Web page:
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Pushing the limits of man and boat

Brad Jackson helming in tough conditions in Southern Ocean, onboard PUMA Ocean Racing ©Amory Ross/PUMA Ocean Racing/Volvo Ocean Race
Brad Jackson helming in tough conditions in Southern Ocean, onboard PUMA Ocean Racing ©Amory Ross/PUMA Ocean Racing/Volvo Ocean Race

The five teams racing in the Volvo Ocean Race Leg 5 from Auckland are being pushed to the extreme of human endurance by ferocious weather as they race through the Southern Ocean towards Itajaí in Brazil.

CAMPER with Emirates Team New Zealand have retained their lead, but conditions are such that it is now not so much about winning, but more about keeping the boats manageable in a huge seaway with howling gales, and holding everything together in order to reach Cape Horn.  

The only way to keep the boats in one piece is to sail slower.  In previous Whitbread races the fleet of heavy boats were forced to sail south amongst the ice in order to pick up the Furious Fifties and the Screaming Sixties needed to push their weighty boats downwind.  

Today, the lighter Volvo Open 70s require much less breeze to out-perform their historic counterparts and are able to achieve higher speeds much further north.

But the threat of damage to boats and crews remains the same and could be catastrophic at this point in the leg.

There are no ships in the Southern Ocean to come to the rescue and the fleet is almost certainly beyond the range of aircraft.  The only help in the event of a crisis would be from the competitors themselves, something the highly experienced crews are very aware of.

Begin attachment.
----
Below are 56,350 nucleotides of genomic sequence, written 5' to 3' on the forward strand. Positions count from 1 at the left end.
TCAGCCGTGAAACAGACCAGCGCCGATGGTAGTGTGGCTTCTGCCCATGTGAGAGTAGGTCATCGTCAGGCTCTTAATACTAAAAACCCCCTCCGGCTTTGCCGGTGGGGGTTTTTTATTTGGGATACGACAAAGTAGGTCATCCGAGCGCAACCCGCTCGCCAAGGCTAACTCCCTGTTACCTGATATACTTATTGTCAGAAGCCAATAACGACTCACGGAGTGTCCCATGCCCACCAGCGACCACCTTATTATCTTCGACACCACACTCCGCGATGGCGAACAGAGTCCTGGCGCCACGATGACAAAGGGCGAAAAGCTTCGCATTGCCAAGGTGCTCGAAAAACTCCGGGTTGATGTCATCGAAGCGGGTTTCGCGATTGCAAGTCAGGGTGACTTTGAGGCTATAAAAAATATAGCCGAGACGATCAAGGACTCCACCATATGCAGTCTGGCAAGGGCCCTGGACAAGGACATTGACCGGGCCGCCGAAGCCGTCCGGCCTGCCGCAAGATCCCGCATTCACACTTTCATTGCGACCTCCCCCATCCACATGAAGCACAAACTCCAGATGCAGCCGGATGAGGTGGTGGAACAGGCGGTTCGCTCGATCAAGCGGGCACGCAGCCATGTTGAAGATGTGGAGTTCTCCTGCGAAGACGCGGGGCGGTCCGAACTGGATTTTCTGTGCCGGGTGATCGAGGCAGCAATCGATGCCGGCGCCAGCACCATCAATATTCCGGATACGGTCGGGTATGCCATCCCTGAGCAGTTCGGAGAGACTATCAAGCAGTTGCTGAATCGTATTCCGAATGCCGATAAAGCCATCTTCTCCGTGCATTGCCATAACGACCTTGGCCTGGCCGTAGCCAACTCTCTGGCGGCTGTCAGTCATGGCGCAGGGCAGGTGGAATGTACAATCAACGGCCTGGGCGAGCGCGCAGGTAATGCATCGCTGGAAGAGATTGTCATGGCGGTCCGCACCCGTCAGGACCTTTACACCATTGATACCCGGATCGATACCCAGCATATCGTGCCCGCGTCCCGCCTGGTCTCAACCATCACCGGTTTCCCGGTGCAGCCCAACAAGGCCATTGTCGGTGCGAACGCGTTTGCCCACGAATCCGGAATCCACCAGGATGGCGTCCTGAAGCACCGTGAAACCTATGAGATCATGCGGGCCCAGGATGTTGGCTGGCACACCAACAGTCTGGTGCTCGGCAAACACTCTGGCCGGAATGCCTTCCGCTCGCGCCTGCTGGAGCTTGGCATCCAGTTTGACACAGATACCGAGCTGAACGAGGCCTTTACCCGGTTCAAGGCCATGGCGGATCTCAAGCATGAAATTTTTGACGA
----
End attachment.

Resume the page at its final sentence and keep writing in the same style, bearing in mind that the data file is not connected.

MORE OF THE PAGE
Consequently, all five crews are sailing as sensibly as they can, while still trying to keep a competitive edge.

At 1900 UTC the pack of four led by CAMPER is a third of the way along the ice limit, but the wind is forecast to exceed 40 knots, with gusts of 50 knots as they approach the central ice limit waypoint 546 nautical miles ahead.  

CAMPER lead Groupama by 10.2 nm, with Team Telefónica in third and PUMA Ocean Racing powered by BERG in fourth.  Just 40 nm separates first from fourth.

Abu Dhabi Ocean Racing, in fifth position, have a tough choice to make.  Nearly 500 nm adrift of the leaders, who are sailing away at over 20 knots straight down the course, a bubble of high pressure has grown directly in the path of Walker and his men.  

“We can try to sail around it to the north, both adding distance and the possibility of sailing upwind, or we can gybe and head south directly into the high and very light winds,” said frustrated skipper Ian Walker.  “Salvation would have been to go further south, but we are constrained by the ice limits, so that is not an option.  The question is, which way will lose us the less distance.”

Speaking of the options available, Walker said: “Going north sounds better as it is more proactive.  We should keep moving through the water and the recent weather model suggests a slight benefit.  But, going south is safer as it means we will be better positioned when the next weather system eventually heads east.”

Meanwhile, Team Sanya and Mike Sanderson continue their lonely sojourn towards New Zealand, where they will face some tough decisions on how to get back in the race as quickly as possible.


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